On 21 April, the European Union adopted an assistance measure to provide the African Union with €600m in aid over three years. A €170m package has already been set aside for 2022. The package should be put towards the fight against Boko Haram and the AU mission in Somalia but leaves out the G5 Sahel.
Since Africa Intelligence revealed that Bamako had been waiting more than five months for its ambassador to be accredited in Paris, this diplomatic incident has intruded itself upon the French presidential campaign, leading to heated exchanges between government spokesman Gabriel Attal and the Republican candidate Valérie Pécresse.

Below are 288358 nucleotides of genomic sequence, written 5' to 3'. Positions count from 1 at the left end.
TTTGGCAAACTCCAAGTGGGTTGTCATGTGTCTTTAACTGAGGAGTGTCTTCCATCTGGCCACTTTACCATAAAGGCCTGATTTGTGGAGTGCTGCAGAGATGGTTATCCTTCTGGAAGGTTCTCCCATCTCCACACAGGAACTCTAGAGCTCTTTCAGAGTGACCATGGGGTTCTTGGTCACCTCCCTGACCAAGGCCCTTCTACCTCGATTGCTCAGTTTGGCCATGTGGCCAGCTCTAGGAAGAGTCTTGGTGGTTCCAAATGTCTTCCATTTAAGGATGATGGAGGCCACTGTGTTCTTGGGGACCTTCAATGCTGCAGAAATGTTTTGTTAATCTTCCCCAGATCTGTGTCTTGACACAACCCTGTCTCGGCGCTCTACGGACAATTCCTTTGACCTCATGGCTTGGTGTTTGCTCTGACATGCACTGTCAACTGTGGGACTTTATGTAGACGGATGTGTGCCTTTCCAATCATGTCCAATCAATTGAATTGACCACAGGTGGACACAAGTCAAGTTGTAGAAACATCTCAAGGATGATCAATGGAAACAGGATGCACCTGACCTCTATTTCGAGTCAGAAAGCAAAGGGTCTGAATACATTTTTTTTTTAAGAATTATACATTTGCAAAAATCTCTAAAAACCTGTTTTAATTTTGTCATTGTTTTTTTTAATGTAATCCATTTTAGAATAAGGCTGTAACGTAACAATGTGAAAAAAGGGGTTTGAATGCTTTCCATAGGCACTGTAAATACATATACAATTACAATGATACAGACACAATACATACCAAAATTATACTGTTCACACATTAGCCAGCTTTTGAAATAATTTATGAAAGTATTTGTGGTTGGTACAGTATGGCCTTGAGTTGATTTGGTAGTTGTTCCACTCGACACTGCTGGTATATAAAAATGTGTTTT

Chad's interim leader, who is also the current head of the G5 Sahel of which Mali is a member, is expected in Bamako by the end of the month. He hopes to dissuade coup leader Assimi Goita and the Malian junta from hiring the Russian paramilitary company Wagner.
Discreetly but insistently, France is working with its Western and African partners to prevent the junta going into partnership with Russian paramilitary group Wagner. Meanwhile, ECOWAS, egged on by Macron, is considering slapping sanctions on Mali's new leaders.